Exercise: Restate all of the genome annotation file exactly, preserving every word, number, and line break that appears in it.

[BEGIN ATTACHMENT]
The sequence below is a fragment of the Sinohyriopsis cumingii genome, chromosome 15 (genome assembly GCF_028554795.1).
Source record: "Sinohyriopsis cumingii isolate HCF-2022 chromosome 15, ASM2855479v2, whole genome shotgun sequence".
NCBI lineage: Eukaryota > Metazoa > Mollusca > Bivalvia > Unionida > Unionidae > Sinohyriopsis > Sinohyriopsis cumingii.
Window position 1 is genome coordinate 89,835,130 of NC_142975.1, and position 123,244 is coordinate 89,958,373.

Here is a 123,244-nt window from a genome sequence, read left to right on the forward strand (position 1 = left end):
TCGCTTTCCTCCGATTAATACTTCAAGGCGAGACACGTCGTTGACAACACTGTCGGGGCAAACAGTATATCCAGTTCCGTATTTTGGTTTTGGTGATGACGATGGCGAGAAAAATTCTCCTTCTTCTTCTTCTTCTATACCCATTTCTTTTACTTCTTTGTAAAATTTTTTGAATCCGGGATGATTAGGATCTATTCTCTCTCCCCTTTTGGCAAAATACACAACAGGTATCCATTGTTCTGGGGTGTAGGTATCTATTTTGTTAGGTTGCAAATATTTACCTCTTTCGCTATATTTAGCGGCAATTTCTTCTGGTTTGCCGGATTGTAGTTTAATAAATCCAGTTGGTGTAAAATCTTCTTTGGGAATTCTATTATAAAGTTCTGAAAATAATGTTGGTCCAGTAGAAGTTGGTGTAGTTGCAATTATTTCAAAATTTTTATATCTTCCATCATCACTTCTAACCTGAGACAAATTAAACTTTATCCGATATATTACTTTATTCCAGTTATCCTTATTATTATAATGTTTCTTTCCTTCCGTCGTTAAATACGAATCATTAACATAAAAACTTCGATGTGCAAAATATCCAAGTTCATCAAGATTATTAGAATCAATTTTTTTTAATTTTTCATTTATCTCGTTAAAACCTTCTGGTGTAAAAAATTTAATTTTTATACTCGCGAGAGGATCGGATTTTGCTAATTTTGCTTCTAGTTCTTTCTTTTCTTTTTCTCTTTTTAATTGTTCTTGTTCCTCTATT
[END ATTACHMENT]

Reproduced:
The sequence below is a fragment of the Sinohyriopsis cumingii genome, chromosome 15 (genome assembly GCF_028554795.1).
Source record: "Sinohyriopsis cumingii isolate HCF-2022 chromosome 15, ASM2855479v2, whole genome shotgun sequence".
NCBI lineage: Eukaryota > Metazoa > Mollusca > Bivalvia > Unionida > Unionidae > Sinohyriopsis > Sinohyriopsis cumingii.
Window position 1 is genome coordinate 89,835,130 of NC_142975.1, and position 123,244 is coordinate 89,958,373.

Here is a 123,244-nt window from a genome sequence, read left to right on the forward strand (position 1 = left end):
TCGCTTTCCTCCGATTAATACTTCAAGGCGAGACACGTCGTTGACAACACTGTCGGGGCAAACAGTATATCCAGTTCCGTATTTTGGTTTTGGTGATGACGATGGCGAGAAAAATTCTCCTTCTTCTTCTTCTTCTATACCCATTTCTTTTACTTCTTTGTAAAATTTTTTGAATCCGGGATGATTAGGATCTATTCTCTCTCCCCTTTTGGCAAAATACACAACAGGTATCCATTGTTCTGGGGTGTAGGTATCTATTTTGTTAGGTTGCAAATATTTACCTCTTTCGCTATATTTAGCGGCAATTTCTTCTGGTTTGCCGGATTGTAGTTTAATAAATCCAGTTGGTGTAAAATCTTCTTTGGGAATTCTATTATAAAGTTCTGAAAATAATGTTGGTCCAGTAGAAGTTGGTGTAGTTGCAATTATTTCAAAATTTTTATATCTTCCATCATCACTTCTAACCTGAGACAAATTAAACTTTATCCGATATATTACTTTATTCCAGTTATCCTTATTATTATAATGTTTCTTTCCTTCCGTCGTTAAATACGAATCATTAACATAAAAACTTCGATGTGCAAAATATCCAAGTTCATCAAGATTATTAGAATCAATTTTTTTTAATTTTTCATTTATCTCGTTAAAACCTTCTGGTGTAAAAAATTTAATTTTTATACTCGCGAGAGGATCGGATTTTGCTAATTTTGCTTCTAGTTCTTTCTTTTCTTTTTCTCTTTTTAATTGTTCTTGTTCCTCTATT